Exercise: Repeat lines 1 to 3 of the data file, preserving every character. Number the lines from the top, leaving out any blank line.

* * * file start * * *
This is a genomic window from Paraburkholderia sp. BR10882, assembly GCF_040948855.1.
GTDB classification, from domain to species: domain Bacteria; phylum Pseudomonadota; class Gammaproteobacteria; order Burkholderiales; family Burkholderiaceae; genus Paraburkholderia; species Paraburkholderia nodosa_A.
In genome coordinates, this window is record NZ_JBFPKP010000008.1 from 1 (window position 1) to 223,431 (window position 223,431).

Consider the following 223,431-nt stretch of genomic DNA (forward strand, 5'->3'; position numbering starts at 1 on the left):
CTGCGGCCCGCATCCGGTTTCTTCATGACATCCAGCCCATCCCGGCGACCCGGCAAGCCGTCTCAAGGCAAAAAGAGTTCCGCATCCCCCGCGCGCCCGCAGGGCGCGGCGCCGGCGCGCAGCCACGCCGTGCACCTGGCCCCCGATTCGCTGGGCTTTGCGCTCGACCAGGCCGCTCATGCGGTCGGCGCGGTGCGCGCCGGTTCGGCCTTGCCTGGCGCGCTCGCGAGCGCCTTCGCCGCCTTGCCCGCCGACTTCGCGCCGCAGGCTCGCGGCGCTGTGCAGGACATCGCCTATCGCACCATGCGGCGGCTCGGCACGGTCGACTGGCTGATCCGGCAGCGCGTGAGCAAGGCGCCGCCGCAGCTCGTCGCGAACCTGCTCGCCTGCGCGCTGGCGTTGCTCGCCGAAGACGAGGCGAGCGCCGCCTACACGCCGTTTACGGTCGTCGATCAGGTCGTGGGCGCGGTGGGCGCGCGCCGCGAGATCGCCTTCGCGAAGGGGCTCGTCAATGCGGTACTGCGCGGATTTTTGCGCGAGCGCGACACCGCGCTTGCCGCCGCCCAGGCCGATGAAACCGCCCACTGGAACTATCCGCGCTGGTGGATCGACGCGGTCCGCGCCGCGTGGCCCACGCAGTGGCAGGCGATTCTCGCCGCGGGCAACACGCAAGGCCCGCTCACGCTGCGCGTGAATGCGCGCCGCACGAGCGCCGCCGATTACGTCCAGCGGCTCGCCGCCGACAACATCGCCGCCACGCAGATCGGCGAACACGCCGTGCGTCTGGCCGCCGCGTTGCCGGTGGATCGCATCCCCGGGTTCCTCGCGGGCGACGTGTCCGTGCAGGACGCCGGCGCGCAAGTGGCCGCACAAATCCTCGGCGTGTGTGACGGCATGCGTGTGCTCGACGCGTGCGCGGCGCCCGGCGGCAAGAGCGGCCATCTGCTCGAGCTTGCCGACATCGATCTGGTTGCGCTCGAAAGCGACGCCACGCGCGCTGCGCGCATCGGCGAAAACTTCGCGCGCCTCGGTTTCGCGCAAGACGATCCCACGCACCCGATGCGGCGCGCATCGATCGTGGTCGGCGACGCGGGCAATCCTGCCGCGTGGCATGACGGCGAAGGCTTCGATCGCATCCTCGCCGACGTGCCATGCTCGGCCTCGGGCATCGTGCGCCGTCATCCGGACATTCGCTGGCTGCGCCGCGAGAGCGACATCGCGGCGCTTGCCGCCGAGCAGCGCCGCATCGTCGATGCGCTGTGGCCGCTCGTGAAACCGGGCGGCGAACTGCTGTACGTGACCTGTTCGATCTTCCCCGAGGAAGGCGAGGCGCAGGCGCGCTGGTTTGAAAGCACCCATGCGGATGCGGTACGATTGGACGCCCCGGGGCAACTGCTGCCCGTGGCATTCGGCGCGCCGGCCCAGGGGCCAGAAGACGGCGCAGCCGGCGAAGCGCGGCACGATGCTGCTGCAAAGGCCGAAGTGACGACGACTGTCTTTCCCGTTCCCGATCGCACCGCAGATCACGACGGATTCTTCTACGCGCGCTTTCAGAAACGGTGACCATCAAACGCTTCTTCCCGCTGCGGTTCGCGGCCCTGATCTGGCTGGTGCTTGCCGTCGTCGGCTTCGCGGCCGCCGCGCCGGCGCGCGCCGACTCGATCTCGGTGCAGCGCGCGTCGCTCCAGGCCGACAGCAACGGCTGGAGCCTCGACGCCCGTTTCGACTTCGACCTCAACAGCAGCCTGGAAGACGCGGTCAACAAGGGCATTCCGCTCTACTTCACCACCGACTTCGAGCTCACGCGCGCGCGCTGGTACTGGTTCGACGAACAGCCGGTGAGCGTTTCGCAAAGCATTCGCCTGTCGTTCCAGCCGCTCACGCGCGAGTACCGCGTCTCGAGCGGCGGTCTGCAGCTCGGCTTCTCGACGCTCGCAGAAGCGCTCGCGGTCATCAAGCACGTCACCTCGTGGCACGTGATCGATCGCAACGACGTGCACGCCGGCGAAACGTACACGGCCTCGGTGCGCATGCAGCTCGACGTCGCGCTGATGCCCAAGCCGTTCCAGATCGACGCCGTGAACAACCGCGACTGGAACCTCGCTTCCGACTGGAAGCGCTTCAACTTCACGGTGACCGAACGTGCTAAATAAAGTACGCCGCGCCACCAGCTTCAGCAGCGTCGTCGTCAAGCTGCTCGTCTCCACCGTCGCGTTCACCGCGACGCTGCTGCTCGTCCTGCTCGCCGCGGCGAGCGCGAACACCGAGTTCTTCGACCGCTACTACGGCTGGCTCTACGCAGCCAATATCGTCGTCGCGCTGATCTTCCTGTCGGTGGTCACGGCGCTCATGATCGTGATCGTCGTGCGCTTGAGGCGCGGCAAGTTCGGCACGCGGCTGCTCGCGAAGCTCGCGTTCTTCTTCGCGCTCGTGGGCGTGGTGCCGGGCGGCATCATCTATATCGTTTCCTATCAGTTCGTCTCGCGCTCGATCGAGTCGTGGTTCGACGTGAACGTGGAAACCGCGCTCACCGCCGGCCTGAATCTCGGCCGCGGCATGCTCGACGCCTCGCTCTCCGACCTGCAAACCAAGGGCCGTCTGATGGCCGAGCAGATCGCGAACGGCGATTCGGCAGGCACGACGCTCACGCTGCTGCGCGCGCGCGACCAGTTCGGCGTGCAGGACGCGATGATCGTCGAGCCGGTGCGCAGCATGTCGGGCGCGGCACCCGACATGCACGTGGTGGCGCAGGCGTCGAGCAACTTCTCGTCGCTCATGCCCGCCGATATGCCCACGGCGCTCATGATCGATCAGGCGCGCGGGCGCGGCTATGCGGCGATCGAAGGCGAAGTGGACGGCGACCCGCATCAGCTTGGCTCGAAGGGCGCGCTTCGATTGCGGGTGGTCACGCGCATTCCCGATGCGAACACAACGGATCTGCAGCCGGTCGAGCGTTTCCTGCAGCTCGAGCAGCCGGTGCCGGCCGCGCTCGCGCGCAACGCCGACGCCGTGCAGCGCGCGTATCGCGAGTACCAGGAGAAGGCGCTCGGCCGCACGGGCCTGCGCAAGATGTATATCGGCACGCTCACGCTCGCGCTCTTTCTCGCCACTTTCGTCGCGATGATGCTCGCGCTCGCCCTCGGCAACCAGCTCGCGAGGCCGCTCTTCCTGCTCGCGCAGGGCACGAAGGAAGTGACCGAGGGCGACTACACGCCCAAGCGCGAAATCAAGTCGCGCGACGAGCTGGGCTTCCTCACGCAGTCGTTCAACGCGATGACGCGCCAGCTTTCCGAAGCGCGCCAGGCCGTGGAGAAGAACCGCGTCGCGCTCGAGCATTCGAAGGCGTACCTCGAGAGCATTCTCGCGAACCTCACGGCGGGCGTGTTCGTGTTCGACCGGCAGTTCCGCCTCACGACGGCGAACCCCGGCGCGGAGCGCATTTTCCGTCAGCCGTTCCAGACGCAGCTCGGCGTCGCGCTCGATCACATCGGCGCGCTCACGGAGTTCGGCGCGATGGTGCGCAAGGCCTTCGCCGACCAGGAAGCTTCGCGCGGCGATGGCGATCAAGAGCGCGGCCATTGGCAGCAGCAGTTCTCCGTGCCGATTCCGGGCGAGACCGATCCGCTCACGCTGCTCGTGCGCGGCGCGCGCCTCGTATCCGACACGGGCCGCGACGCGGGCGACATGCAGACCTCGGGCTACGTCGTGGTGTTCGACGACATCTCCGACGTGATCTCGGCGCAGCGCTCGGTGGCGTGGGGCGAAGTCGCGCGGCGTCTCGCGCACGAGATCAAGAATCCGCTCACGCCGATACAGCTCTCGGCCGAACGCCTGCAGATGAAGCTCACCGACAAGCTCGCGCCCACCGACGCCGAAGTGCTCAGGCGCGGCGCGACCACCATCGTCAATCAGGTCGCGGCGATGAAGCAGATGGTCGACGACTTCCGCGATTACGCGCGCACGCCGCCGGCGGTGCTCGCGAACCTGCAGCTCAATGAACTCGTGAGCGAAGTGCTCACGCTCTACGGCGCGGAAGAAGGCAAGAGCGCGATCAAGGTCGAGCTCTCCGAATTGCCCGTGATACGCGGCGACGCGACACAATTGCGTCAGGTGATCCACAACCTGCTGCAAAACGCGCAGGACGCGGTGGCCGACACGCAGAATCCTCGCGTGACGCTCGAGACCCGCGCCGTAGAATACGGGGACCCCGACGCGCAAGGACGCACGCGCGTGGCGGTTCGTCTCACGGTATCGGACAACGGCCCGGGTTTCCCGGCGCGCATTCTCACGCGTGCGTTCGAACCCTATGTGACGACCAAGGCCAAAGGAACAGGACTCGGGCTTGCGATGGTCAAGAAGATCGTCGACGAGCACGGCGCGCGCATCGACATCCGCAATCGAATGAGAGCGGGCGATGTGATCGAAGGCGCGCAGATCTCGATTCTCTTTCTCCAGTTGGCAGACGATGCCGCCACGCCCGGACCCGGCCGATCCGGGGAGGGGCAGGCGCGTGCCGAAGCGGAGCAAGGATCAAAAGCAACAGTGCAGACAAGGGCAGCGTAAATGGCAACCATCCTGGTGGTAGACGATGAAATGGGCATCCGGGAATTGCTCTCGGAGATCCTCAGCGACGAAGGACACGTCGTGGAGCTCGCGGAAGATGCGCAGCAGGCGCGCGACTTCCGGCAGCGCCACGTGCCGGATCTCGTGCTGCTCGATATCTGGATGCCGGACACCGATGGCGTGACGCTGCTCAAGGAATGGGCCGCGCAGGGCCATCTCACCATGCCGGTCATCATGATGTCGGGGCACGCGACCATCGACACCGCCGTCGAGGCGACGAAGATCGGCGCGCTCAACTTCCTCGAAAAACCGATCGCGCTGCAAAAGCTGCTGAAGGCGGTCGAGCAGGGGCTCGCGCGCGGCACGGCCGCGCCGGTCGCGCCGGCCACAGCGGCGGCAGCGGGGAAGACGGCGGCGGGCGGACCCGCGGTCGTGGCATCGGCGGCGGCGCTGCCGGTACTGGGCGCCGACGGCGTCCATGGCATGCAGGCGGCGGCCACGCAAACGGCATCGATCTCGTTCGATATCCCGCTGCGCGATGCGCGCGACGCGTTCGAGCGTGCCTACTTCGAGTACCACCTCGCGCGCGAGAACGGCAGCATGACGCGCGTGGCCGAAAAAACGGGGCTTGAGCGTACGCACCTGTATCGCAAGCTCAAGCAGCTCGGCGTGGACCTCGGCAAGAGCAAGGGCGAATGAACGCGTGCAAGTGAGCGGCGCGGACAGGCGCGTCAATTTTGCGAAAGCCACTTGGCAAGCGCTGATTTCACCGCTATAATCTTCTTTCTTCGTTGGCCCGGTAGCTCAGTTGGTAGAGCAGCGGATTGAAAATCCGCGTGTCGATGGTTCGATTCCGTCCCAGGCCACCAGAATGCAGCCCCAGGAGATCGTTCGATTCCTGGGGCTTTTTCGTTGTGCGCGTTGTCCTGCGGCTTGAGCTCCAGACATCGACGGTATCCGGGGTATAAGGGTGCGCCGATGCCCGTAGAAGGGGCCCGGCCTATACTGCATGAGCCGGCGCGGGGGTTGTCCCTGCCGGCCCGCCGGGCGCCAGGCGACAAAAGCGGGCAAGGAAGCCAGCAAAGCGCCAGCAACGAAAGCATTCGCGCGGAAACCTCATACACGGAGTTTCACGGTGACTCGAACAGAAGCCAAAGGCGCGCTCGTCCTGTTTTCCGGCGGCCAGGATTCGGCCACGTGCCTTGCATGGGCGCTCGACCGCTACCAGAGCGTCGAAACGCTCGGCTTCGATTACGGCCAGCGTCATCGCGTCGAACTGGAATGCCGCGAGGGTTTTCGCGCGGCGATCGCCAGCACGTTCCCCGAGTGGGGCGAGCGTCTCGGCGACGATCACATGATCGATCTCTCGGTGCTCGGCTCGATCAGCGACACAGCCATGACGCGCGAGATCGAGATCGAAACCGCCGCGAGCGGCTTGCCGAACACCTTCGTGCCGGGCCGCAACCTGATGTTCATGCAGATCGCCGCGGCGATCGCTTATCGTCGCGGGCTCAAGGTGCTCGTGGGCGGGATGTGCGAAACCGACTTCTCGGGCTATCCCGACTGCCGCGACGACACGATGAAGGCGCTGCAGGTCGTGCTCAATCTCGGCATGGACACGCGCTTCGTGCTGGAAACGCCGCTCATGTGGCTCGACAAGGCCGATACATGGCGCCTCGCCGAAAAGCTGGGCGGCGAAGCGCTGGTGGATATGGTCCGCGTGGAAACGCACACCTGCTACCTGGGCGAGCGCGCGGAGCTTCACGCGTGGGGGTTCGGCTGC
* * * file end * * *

This is a genomic window from Paraburkholderia sp. BR10882, assembly GCF_040948855.1.
GTDB classification, from domain to species: domain Bacteria; phylum Pseudomonadota; class Gammaproteobacteria; order Burkholderiales; family Burkholderiaceae; genus Paraburkholderia; species Paraburkholderia nodosa_A.
In genome coordinates, this window is record NZ_JBFPKP010000008.1 from 1 (window position 1) to 223,431 (window position 223,431).